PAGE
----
“Simon, Simon, Satan has asked to sift all of you as wheat. But I have prayed for you, Simon, that your faith may not fail. And when you have turned back, strengthen your brothers.”
A devotional that I read this morning gave me pause and made me wonder, “Have I ever denied Christ in public? Have I ever done what Peter did in any way, shape, or form when he denied Christ?” After some thought and consideration, I was able to affirm that I’d never denied Christ – in public, in that way. But, when God pushed me deeper with another question, “Have I ever denied Christ in my heart?” That question gave me a long pause.
After wrestling with my guilt, I finally admitted that there have been many times that I’ve questioned and doubted God because of external circumstances in my life. From layoffs to rejection, from fights with loved ones to closed doors, from moments of grief to moments of regret, I’ve denied God’s love, care, concern time and time again.
Maybe I’m the only one who has done this. Maybe I’m the only one who has questioned, doubted and denied God in my heart and mind. Or, maybe you’ve been there done that as well. Maybe you’ve looked around and seen the world falling apart and wondered, “Why have you forsaken us, God?”
Maybe it’s the seemingly never-ending pandemic, maybe it’s that promotion denial, maybe it’s the relationship falling apart, maybe it’s the financial worries, or maybe it’s some other external factor that has caused you to stand with Peter.
Maybe it’s none of that. Maybe it’s something internal. Maybe it’s the grief that won’t go away after the loved one has died. Maybe it’s the guilt that is gnawing at you for the mistake you made years ago. Maybe it’s the life that has never reached its fullest potential. Maybe it’s the lack of recognition or praise that you think you deserved for the accomplishment or the job well done. Maybe it’s none of that but something deeper that can’t be spoken or even allowed to come to mind.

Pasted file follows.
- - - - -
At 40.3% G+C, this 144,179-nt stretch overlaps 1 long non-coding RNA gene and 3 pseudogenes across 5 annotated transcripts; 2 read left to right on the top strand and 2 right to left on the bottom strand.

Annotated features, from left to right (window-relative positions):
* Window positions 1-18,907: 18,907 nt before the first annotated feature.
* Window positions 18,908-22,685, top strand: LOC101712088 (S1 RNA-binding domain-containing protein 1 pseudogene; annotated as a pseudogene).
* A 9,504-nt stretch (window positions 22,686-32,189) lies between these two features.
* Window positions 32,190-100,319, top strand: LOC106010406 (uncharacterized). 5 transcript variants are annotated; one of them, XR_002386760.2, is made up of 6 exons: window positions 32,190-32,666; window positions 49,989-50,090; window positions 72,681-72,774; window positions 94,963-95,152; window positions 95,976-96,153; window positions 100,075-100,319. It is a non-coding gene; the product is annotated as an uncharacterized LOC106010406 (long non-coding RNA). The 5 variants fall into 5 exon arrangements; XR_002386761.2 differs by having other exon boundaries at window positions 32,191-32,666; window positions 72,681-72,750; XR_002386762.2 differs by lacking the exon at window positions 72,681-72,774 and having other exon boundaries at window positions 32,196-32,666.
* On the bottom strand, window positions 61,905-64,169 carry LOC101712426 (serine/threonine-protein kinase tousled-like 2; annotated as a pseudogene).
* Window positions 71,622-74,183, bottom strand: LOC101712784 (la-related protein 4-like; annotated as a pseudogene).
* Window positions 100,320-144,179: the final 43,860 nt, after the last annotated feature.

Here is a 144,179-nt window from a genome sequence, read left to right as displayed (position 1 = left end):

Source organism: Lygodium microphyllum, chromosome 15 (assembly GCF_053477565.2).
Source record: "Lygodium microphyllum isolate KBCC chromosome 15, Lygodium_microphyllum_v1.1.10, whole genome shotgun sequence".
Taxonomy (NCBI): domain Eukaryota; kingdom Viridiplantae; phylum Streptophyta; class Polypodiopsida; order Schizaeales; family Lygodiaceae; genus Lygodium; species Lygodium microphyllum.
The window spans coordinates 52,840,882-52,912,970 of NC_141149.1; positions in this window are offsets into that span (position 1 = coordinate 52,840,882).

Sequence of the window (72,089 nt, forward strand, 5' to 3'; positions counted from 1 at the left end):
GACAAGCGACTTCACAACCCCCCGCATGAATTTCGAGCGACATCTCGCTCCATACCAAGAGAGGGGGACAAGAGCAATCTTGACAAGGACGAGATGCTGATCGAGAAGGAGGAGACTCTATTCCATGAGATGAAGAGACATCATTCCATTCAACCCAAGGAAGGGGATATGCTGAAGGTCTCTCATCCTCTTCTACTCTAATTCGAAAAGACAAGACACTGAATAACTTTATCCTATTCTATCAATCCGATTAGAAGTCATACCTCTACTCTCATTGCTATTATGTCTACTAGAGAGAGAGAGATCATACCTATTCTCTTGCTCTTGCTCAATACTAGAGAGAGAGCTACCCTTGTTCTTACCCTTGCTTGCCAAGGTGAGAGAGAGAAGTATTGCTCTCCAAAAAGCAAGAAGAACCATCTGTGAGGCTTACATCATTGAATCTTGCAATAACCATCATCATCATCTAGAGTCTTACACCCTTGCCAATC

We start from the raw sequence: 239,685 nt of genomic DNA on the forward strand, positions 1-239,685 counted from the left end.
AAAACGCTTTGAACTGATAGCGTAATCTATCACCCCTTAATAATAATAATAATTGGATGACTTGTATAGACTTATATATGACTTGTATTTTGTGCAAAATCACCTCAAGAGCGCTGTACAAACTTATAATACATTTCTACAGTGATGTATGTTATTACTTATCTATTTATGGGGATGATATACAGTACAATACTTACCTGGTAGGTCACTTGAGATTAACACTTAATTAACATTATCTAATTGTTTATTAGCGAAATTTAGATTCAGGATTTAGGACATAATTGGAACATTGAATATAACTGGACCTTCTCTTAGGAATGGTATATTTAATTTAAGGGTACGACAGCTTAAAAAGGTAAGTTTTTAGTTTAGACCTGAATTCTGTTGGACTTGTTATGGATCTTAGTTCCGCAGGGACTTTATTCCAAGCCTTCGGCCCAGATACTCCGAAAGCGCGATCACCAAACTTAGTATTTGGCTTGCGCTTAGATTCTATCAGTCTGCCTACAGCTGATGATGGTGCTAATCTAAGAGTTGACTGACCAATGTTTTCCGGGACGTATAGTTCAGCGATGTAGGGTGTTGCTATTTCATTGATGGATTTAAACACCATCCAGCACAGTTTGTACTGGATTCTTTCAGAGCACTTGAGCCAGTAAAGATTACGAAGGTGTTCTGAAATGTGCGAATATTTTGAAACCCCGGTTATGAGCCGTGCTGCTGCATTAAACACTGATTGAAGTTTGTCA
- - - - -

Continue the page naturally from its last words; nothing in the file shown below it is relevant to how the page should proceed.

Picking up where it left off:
Maybe it’s childhood trauma or young person pain. Maybe it’s church hurt or family hurt. Maybe it’s just this society in which we live and to whom Rev. Dr. Martin Luther King, Jr. stood up with his life. Maybe it’s none of that or all of that.
Whatever your reason, Jesus knows and Jesus cares. Remember, what Jesus said to Peter before he predicted the denial in Luke 22:31-32, “Simon, Simon, Satan has asked to sift all of you as wheat. But I have prayed for you, Simon, that your faith may not fail. And when you have turned back, strengthen your brothers.”
Jesus had already created the solution. He prayed for Peter and then he prepared Peter so that Peter could help others who would feel that guilt of failing God. Sometimes when this verse is preached we missed that gem. Jesus didn’t tell Peter the truth to make him feel guilty. Jesus told Peter the truth to prepare him for restoration. I suspect after the denial and the initial pain of the guilt wore off, Peter remembered that Jesus prayed for him. Peter missed the mark but never lost his faith. We are called to do the same, to hold onto our faith no matter what.
Christ has already prayed for us. God has prepared our restoration. The cross and resurrection are preparation for our restoration. The daily love notes that God sends us through people, things, and the power of the Holy Spirit creates our restoration. God is never surprised at our fumbles. Instead, God has already placed his hand on the ball, picked it up, and carried it into the endzone for us. All we need to do is do like Peter was instructed to do after the fumble, turn back and strengthen others.
Today, I hope that these words strengthen you and remind you that God loves you and is waiting for you in the endzone of life with the victory that Christ has already won for us.
Prompt for Thought: Is there a place where you need God’s restoration? If so, consider allowing God and others to pray for you. Then, go and strengthen another.
Prayer for the Journey: God, thank you for your continual love, grace, and mercy. Thank you for your patience with us. Thank you for preparing us for our mistakes, fumbles, and Peter moments. God, thank you for your Son and our Savior, Christ Jesus. God, thank you for never allowing our fumbles to cause us to lose the game. In Jesus’ name, Amen.